Both the Grace of God and the Grace of Christ elevate the receiver into the supernatural order of being and activity (gratia elevans). In addition, the Grace of Christ has the task of curing the wounds inflicted by sin …
This not only provides us with a deeper understanding of the mystery of the Redemption, it also reminds us that we are in need of the supernatural help which God alone can give us. Reverently attending the sacraments in humility is not a sort of option available to us among us, such as watching t.v., or playing computer games – just one way to pass the time. It is, rather, an activity of entirely higher type than any which the world can provide to us: it heals the wounded soul, and raises us to “the supernatural order of being and activity.” We must never forget this, and to be able to remember it, we must first of all know it.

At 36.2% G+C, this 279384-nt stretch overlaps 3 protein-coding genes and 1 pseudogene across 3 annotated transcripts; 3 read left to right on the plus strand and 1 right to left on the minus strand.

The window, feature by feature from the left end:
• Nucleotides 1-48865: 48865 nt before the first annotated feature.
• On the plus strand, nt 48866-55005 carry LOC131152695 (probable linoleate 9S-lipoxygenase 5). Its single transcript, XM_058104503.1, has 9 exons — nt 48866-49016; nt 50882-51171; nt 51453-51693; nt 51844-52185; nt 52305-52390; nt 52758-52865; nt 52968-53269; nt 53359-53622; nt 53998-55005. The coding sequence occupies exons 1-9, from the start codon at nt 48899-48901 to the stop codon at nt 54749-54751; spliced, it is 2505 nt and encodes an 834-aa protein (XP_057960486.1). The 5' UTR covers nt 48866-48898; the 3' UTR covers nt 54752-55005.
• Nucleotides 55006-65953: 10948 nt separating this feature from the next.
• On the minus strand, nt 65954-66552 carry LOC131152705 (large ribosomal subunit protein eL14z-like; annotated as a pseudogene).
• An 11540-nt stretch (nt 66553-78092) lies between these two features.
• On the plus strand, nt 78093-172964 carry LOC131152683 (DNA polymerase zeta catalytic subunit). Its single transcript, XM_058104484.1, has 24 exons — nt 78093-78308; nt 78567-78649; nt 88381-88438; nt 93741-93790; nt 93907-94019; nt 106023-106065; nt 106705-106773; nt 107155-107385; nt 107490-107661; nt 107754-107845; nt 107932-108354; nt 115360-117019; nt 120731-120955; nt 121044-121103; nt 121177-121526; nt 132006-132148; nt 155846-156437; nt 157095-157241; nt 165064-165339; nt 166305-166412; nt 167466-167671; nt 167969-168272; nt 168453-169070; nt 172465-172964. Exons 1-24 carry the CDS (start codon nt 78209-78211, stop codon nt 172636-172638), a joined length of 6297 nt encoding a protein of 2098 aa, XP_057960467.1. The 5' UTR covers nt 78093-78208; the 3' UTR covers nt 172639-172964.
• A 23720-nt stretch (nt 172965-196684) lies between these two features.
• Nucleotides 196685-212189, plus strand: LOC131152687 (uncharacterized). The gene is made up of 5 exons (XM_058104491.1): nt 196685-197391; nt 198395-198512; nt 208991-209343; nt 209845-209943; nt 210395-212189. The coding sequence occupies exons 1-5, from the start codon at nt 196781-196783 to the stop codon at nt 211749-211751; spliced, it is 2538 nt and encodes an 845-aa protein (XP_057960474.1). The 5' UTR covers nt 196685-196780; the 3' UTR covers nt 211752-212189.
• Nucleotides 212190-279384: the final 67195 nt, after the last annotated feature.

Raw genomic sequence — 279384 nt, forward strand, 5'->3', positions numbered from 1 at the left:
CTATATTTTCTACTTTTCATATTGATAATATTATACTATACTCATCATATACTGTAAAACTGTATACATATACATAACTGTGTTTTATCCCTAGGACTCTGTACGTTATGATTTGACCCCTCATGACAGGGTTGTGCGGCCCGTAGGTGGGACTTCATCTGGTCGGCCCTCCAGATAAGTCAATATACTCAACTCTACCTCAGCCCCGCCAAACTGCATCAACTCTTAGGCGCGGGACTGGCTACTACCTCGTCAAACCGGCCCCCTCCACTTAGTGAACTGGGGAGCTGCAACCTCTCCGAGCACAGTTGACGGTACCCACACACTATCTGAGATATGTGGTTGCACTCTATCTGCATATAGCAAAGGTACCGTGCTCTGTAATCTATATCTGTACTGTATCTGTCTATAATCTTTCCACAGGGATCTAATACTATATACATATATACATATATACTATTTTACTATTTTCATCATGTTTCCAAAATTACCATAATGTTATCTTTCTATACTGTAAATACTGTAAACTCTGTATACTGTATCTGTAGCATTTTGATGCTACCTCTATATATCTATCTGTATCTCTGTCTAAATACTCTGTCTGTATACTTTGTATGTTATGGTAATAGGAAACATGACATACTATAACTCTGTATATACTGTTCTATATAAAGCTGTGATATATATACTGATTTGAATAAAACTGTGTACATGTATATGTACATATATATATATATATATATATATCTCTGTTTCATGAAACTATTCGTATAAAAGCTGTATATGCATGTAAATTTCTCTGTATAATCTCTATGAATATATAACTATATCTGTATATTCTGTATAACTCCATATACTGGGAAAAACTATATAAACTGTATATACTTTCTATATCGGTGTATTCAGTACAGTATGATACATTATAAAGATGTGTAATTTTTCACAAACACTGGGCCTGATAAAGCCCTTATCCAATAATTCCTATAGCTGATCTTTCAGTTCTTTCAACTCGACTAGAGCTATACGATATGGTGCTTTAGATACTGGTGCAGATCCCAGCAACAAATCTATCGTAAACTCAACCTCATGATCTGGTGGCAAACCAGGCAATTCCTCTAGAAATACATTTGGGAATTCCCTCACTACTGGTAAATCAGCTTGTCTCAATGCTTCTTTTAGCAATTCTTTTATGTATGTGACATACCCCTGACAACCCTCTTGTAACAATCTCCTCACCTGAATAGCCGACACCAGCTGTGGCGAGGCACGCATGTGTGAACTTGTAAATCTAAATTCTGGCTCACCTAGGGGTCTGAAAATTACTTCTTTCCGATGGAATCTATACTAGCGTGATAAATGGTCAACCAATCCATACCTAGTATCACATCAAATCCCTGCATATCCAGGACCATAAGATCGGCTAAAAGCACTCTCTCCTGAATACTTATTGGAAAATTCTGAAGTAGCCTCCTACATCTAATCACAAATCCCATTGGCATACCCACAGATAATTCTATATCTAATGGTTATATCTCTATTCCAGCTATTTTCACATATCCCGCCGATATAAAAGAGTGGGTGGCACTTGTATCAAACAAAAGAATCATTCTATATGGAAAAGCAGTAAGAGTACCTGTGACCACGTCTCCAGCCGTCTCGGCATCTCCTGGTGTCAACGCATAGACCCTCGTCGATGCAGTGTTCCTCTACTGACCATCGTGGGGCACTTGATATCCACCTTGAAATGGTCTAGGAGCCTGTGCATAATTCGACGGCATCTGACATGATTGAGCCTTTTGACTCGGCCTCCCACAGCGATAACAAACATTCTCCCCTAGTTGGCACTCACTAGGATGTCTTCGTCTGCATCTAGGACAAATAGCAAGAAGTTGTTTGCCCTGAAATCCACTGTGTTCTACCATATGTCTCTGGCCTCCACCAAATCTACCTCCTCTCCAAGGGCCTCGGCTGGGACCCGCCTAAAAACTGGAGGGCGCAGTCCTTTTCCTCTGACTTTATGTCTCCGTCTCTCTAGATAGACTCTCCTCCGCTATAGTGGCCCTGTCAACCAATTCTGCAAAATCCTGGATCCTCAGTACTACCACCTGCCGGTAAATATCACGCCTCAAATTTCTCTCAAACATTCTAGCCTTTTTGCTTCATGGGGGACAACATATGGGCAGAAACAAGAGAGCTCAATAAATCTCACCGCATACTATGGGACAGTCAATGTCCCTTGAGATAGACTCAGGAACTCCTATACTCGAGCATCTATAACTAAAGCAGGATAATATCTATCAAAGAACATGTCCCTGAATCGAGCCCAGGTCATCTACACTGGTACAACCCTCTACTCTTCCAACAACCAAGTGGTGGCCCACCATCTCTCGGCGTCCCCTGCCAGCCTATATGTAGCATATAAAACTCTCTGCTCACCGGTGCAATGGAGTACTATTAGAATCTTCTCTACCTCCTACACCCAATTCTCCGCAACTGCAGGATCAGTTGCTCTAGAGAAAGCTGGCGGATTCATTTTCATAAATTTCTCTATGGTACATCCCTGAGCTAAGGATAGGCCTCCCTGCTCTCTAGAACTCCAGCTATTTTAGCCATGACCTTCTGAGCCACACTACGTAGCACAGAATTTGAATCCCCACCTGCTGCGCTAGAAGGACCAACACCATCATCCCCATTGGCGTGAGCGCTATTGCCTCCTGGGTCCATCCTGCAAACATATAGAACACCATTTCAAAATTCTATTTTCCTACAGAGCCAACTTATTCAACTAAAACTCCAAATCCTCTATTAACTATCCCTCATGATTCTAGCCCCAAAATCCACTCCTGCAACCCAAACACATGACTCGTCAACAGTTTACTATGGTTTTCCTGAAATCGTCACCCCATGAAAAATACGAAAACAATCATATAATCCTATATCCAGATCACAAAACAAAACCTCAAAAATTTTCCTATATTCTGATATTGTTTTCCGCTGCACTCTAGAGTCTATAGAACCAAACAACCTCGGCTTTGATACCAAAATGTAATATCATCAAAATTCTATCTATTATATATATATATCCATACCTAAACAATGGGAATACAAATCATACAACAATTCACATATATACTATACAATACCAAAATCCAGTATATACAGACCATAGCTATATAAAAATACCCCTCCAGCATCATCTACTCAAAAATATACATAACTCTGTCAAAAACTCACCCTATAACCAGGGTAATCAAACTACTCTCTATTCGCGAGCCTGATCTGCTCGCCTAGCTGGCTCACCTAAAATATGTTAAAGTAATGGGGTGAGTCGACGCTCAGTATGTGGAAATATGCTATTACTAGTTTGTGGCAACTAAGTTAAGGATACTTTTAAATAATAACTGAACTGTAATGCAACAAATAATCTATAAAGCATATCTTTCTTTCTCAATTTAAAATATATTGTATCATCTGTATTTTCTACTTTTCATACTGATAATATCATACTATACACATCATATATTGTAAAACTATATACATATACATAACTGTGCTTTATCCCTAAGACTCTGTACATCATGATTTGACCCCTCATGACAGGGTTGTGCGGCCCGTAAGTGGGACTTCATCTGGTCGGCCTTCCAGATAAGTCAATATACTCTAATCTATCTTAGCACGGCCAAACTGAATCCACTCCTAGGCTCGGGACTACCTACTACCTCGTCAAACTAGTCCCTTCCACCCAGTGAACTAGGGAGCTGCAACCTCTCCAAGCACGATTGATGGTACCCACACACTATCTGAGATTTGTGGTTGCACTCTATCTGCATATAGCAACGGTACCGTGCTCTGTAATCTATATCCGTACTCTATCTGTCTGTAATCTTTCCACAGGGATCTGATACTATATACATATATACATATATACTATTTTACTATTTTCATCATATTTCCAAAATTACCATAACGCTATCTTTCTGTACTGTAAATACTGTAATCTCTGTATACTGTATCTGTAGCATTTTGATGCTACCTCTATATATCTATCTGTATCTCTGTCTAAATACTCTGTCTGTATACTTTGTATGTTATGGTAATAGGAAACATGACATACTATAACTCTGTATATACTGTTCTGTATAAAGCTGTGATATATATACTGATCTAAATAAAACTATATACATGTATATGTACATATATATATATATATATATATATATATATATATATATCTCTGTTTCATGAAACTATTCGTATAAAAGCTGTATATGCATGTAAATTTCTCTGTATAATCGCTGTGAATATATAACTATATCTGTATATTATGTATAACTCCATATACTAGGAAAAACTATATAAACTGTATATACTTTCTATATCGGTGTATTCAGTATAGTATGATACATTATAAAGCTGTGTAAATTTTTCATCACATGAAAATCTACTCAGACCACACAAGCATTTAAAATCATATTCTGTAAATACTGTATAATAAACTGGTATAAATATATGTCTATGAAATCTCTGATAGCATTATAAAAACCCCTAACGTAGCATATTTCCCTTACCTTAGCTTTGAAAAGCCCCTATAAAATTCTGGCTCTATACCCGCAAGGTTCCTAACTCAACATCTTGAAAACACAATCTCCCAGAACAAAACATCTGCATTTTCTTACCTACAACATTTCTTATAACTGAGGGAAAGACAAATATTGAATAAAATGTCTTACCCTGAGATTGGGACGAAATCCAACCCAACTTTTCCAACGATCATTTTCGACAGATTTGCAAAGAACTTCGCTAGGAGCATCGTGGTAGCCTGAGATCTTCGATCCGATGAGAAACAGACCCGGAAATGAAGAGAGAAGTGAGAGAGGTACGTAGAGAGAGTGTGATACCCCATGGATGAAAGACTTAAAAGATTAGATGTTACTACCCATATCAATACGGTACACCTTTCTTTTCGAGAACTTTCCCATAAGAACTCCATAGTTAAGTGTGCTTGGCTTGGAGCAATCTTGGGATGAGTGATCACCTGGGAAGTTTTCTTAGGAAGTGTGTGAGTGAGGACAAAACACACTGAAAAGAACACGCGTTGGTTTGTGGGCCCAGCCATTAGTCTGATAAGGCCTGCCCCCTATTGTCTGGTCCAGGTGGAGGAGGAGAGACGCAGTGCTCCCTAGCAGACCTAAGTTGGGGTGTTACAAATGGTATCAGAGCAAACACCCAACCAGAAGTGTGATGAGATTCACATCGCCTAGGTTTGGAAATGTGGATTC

Finally, let us note the distinction between external and internal grace. External grace is “any benevolent deed of God for the salvation of men … which affects meditation in a moral way only … e.g. Christ’s teaching and example; sermons; the Liturgy; the Sacraments, the example of the saints.” While internal grace “affects the soul and its powers intrinsically, and operates physically on it … e.g. sanctifying grace; the infused virtues; actual grace.” (p. 221)